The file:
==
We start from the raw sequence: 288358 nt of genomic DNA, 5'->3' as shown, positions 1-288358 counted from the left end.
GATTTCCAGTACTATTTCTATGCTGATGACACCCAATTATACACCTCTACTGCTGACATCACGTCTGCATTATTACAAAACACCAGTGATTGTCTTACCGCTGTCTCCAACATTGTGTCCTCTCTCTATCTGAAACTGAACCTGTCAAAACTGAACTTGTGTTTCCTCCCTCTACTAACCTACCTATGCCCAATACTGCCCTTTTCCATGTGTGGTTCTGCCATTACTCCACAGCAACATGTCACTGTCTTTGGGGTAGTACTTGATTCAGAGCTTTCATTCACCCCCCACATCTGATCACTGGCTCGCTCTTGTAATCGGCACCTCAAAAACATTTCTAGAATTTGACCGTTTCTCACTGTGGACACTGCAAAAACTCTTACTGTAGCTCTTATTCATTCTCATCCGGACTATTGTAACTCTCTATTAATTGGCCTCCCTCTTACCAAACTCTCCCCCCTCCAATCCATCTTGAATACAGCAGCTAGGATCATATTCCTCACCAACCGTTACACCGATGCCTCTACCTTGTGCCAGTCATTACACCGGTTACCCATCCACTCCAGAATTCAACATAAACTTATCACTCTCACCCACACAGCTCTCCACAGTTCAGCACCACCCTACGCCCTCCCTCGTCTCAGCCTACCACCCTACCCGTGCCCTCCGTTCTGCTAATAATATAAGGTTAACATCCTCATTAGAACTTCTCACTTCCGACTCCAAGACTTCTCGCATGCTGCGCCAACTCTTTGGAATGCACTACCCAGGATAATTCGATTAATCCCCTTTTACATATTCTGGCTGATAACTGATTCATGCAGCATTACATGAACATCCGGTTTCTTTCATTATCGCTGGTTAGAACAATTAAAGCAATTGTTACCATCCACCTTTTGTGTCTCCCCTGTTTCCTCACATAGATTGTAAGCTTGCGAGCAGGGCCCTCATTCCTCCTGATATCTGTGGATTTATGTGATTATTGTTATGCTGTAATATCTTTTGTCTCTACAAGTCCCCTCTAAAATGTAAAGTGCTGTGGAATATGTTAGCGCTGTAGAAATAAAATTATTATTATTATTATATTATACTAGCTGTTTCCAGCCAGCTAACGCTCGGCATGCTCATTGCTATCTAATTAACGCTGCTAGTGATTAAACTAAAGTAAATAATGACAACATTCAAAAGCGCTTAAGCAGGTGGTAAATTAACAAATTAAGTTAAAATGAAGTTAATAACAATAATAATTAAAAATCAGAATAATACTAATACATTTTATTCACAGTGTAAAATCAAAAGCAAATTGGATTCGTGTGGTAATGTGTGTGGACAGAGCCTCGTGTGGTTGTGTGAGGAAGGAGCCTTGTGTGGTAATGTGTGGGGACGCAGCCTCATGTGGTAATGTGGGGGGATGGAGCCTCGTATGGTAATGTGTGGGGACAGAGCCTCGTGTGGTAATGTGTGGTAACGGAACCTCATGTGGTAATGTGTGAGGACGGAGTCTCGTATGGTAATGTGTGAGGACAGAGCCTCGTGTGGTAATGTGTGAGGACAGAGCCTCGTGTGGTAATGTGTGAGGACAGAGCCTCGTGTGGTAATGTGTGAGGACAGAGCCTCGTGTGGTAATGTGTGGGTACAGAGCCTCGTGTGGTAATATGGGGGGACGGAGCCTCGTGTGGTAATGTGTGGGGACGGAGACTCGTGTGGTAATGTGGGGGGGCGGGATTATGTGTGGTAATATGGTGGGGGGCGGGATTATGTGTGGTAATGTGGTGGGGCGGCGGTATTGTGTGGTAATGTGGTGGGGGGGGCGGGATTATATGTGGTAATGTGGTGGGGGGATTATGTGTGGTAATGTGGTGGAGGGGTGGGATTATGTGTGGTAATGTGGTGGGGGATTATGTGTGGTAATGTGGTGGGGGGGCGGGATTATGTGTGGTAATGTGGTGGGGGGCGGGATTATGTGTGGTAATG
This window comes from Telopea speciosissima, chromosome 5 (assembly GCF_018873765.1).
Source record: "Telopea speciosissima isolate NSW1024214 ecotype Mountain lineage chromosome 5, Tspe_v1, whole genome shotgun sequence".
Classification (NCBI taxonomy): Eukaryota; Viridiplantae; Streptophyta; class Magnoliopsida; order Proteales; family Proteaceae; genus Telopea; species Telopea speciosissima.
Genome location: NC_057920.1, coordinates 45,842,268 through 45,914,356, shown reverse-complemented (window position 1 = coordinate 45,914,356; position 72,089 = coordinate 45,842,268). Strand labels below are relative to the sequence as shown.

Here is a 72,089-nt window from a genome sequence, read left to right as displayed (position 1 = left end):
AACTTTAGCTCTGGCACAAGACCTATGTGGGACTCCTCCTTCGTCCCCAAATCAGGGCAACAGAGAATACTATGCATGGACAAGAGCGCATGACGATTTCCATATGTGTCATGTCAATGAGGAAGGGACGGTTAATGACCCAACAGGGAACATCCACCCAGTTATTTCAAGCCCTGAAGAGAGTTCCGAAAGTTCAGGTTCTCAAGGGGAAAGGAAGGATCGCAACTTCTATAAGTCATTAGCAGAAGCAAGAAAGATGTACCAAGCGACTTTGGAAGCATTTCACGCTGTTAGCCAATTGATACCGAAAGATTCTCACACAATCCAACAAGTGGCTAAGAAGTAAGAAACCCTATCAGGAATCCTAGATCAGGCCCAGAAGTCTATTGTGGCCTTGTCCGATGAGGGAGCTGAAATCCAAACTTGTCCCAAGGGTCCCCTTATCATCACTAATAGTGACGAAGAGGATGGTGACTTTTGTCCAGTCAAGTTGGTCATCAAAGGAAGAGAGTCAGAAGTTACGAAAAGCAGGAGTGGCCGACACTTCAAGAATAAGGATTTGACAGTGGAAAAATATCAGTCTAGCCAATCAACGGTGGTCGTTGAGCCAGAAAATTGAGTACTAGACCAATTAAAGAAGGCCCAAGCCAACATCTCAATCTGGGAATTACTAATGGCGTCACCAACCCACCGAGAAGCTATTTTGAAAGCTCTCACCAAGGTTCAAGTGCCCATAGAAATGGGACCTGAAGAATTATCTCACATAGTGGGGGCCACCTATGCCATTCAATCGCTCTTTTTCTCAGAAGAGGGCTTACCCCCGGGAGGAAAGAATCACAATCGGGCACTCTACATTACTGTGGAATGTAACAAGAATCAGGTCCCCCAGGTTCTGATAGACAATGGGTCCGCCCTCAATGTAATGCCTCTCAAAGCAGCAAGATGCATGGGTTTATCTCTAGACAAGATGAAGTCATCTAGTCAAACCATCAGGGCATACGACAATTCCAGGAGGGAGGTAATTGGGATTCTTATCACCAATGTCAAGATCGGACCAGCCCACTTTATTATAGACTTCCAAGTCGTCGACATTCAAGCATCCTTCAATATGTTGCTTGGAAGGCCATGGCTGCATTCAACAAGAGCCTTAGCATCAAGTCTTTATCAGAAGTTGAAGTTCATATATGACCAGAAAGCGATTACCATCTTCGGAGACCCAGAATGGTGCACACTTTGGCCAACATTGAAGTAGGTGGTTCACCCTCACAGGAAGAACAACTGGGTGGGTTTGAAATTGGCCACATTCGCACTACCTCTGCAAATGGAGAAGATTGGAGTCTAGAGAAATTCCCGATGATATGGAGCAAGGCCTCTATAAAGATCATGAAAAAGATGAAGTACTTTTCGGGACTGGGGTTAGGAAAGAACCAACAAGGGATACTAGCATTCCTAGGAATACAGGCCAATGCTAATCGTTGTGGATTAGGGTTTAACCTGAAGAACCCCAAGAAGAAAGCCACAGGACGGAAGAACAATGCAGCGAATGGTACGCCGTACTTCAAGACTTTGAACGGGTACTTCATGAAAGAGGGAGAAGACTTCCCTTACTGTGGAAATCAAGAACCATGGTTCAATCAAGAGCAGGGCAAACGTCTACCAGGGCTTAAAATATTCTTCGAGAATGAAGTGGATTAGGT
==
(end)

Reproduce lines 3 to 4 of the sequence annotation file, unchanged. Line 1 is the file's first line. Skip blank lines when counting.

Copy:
This window comes from Telopea speciosissima, chromosome 5 (assembly GCF_018873765.1).
Source record: "Telopea speciosissima isolate NSW1024214 ecotype Mountain lineage chromosome 5, Tspe_v1, whole genome shotgun sequence".